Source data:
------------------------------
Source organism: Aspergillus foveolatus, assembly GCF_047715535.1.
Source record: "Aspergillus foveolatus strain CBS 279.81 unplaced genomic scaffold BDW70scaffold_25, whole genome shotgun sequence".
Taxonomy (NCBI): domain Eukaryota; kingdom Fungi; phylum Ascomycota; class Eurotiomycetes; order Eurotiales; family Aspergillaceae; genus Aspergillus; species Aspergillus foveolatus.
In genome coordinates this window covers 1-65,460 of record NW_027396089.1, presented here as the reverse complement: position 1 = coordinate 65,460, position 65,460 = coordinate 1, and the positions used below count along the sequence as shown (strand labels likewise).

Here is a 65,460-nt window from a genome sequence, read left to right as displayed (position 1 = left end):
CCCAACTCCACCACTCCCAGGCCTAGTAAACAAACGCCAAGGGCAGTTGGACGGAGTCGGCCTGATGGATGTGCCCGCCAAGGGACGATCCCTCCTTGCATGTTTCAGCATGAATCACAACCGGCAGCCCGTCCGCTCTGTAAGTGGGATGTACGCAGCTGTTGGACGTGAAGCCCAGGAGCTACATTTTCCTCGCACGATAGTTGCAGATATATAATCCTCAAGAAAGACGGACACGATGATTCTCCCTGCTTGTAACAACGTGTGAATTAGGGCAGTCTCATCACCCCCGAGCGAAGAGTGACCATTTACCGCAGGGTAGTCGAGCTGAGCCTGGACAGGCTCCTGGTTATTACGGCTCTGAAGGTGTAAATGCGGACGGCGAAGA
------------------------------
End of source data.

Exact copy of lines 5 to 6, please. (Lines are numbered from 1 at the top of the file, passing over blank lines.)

Here is a 65,460-nt window from a genome sequence, read left to right as displayed (position 1 = left end):
CCCAACTCCACCACTCCCAGGCCTAGTAAACAAACGCCAAGGGCAGTTGGACGGAGTCGGCCTGATGGATGTGCCCGCCAAGGGACGATCCCTCCTTGCATGTTTCAGCATGAATCACAACCGGCAGCCCGTCCGCTCTGTAAGTGGGATGTACGCAGCTGTTGGACGTGAAGCCCAGGAGCTACATTTTCCTCGCACGATAGTTGCAGATATATAATCCTCAAGAAAGACGGACACGATGATTCTCCCTGCTTGTAACAACGTGTGAATTAGGGCAGTCTCATCACCCCCGAGCGAAGAGTGACCATTTACCGCAGGGTAGTCGAGCTGAGCCTGGACAGGCTCCTGGTTATTACGGCTCTGAAGGTGTAAATGCGGACGGCGAAGA